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Saturday, December 28, 2019

Last New Music picks of the year: Just Like Honey, Sarah Smith, Angel Olsen, Pinegrove, Current Swell


Just Like Honey: Slow Lane


This dream-pop band released its first album in 2018 and has just followed up with a new EP, Slow Lane. Based in Germany, the members come from that country and France, the USA and Canada. Their music joins the ethereal vocals of Darlene Jonasson and Bianca Yang to a hard-rock foundation, laid down by lead guitarist Patrick LeMar and his brother, drummer Steve Le Mar, with Jonasson also playing guitar and Yang on bass and piano. The title track's refrain - "Too slow for the fast lane / too fast for the slow lane / Where do I belong?" - answers itself with the final line, "Watch me now."

Sarah Smith: You Don't Get My Love


Based in London, Ontario, this rock guitarist/vocalist has toured all over Canada, the U.S. and Europe since starting her solo career in 2012. She's about to release her fifth album, Unveiling, billed as taking her vulnerable songwriting "to a deeply personal new level as Sarah sings about love, loss, and having the courage to trust in her own voice." Smith's singing invites comparisons to Melissa Etheridge, and this track would mix well with any of the rockers in M.E.'s songbook.

Angel Olsen: What It Is


This North Carolina-based singer-songwriter has expanded her indie-folk-rock sound on her latest album, All Mirrors, to include sweeping orchestrations. As Rolling Stone puts it, "With cinematic strings and goth-noir drama, [Olsen] makes her biggest, boldest record yet. ... The songs are all navigations and negotiations of love, self-interrogations included, and nothing’s simple or clear cut." This single starts out with a simple beat before building to swells of angry-sounding strings and crashing cymbals.


Pinegrove: Phase


This New Jersey-based quartet is about to release its fourth LP, Marigold, and embark on an extensive tour of North America and Europe. This song, says frontman Evan Stephens Hall, “is more or less about insomnia - trying to sleep but things racing in your mind, looking around your room ... seeing all the things you could do or should be doing, enumerating tasks, making lists in your head, moving through anxieties and eventually, hopefully, into sleep.”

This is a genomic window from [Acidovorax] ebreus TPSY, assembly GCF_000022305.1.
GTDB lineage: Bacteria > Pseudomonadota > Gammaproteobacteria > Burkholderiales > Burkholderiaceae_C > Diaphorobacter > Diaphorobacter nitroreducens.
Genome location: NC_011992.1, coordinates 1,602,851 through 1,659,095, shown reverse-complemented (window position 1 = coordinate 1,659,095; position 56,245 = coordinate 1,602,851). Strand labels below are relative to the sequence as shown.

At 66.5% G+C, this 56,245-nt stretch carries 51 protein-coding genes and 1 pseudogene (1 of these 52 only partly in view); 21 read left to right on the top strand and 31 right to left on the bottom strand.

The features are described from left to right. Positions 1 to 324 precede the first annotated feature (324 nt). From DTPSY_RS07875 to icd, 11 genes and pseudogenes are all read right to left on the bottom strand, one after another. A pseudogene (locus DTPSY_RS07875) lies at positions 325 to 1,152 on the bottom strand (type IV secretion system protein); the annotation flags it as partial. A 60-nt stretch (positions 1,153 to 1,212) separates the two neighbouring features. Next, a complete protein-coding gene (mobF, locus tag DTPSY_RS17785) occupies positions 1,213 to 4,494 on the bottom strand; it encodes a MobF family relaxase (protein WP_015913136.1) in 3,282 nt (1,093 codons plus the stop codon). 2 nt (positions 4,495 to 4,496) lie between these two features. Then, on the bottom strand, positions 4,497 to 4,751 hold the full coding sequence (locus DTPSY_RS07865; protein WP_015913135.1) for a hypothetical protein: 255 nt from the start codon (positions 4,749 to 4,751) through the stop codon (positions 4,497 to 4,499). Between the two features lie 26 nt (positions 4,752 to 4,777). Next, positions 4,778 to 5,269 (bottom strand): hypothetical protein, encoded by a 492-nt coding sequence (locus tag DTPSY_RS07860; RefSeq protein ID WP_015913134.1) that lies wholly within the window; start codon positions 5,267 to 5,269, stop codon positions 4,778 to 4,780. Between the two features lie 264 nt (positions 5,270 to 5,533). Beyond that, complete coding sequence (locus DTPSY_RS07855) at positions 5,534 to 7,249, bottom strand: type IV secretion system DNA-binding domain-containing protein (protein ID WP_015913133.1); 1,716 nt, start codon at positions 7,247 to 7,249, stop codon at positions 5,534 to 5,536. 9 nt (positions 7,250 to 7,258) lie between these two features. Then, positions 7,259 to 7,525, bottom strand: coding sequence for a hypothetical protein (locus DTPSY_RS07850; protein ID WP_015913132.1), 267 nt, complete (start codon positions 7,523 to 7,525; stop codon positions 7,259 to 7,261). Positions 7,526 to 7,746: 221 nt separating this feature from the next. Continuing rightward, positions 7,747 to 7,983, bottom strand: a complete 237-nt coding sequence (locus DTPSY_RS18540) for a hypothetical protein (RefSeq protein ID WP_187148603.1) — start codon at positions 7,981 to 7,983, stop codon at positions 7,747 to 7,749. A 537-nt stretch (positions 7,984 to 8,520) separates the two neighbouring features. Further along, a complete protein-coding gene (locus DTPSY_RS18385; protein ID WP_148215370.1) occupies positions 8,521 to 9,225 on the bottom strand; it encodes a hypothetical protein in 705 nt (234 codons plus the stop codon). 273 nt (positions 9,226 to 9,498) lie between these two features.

Current Swell: How Many Times


This is about the rocking-est track from the British Columbia-based band's latest release, Buffalo. On the singles "High Life" and "Bring It On Home," the band shows a mellower side, but our pick for the New Music bin is a jaunty roots-rock blast. The spontaneous sound of the track belies the care put into making the album, which took place over more than a year. Singer-guitarist Scott Stanton explains, "We’d record three songs, go home, and listen to those songs before asking: ‘What else does the album need?’”

Saturday, December 21, 2019

Fresh picks from KOYO, Madison Cunningham, Annie Keating, Drew Holcomb, Mallrat


KOYO: Ostracised


We've been playing tracks by this British band on our extra-eclectic show The Detour, and now we're moving their latest single into our New Music bin. The five-piece from Leeds cites psych-rock bands like Tame Impala as influences, and mixes in strains of harder and progressive rock. "We liked the idea of writing a song that manages to pull together both directions we’ve been going in - the wilder, more raucous side and the spacey, poppier side," the band said in a release. "Lyrically, let it be an anthem for anyone who’s felt disconnected or cut off from something, someone, maybe society or socially.”


Madison Cunningham: Trouble Found Me


We previously featured "Pin It Down" from this Los Angeles singer-songwriter's recent album, Who Are You Now. Popmatters called our latest pick the "catchiest moment on the record." The lyric suggests the trouble came in the form of a bad relationship - "But nothing that I can do / Is enough for you" - that the singer is leaving behind with lessons learned. "Next time I'm gonna be ready / When trouble finds me."

Annie Keating: $20